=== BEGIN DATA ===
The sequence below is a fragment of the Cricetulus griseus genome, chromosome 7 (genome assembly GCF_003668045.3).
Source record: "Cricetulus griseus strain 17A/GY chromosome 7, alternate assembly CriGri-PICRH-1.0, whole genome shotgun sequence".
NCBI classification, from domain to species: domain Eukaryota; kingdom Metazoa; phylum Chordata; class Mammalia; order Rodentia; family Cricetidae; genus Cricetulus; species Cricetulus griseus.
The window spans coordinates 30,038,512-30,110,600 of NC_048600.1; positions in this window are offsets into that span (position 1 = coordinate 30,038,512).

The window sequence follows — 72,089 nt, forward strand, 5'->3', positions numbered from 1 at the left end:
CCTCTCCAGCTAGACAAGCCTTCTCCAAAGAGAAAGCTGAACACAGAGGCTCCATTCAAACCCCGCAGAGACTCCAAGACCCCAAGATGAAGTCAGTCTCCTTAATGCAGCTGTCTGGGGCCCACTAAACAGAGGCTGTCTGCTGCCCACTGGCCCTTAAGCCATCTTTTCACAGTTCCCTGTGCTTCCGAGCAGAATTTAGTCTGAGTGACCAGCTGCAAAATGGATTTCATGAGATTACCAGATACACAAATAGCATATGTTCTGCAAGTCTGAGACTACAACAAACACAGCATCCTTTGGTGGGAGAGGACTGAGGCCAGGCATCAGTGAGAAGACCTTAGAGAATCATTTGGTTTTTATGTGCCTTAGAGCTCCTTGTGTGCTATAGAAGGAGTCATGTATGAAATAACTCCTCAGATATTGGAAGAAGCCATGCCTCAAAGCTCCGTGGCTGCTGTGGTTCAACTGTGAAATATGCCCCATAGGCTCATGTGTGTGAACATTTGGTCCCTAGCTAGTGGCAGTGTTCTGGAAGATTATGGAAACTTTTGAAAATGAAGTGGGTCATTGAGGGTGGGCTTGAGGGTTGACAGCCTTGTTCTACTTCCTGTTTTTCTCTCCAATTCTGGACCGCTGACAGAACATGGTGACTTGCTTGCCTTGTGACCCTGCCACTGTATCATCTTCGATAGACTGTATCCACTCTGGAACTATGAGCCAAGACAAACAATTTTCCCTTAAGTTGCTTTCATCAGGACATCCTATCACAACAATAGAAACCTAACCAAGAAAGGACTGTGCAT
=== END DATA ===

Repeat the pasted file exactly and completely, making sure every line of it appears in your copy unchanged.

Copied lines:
The sequence below is a fragment of the Cricetulus griseus genome, chromosome 7 (genome assembly GCF_003668045.3).
Source record: "Cricetulus griseus strain 17A/GY chromosome 7, alternate assembly CriGri-PICRH-1.0, whole genome shotgun sequence".
NCBI classification, from domain to species: domain Eukaryota; kingdom Metazoa; phylum Chordata; class Mammalia; order Rodentia; family Cricetidae; genus Cricetulus; species Cricetulus griseus.
The window spans coordinates 30,038,512-30,110,600 of NC_048600.1; positions in this window are offsets into that span (position 1 = coordinate 30,038,512).

The window sequence follows — 72,089 nt, forward strand, 5'->3', positions numbered from 1 at the left end:
CCTCTCCAGCTAGACAAGCCTTCTCCAAAGAGAAAGCTGAACACAGAGGCTCCATTCAAACCCCGCAGAGACTCCAAGACCCCAAGATGAAGTCAGTCTCCTTAATGCAGCTGTCTGGGGCCCACTAAACAGAGGCTGTCTGCTGCCCACTGGCCCTTAAGCCATCTTTTCACAGTTCCCTGTGCTTCCGAGCAGAATTTAGTCTGAGTGACCAGCTGCAAAATGGATTTCATGAGATTACCAGATACACAAATAGCATATGTTCTGCAAGTCTGAGACTACAACAAACACAGCATCCTTTGGTGGGAGAGGACTGAGGCCAGGCATCAGTGAGAAGACCTTAGAGAATCATTTGGTTTTTATGTGCCTTAGAGCTCCTTGTGTGCTATAGAAGGAGTCATGTATGAAATAACTCCTCAGATATTGGAAGAAGCCATGCCTCAAAGCTCCGTGGCTGCTGTGGTTCAACTGTGAAATATGCCCCATAGGCTCATGTGTGTGAACATTTGGTCCCTAGCTAGTGGCAGTGTTCTGGAAGATTATGGAAACTTTTGAAAATGAAGTGGGTCATTGAGGGTGGGCTTGAGGGTTGACAGCCTTGTTCTACTTCCTGTTTTTCTCTCCAATTCTGGACCGCTGACAGAACATGGTGACTTGCTTGCCTTGTGACCCTGCCACTGTATCATCTTCGATAGACTGTATCCACTCTGGAACTATGAGCCAAGACAAACAATTTTCCCTTAAGTTGCTTTCATCAGGACATCCTATCACAACAATAGAAACCTAACCAAGAAAGGACTGTGCAT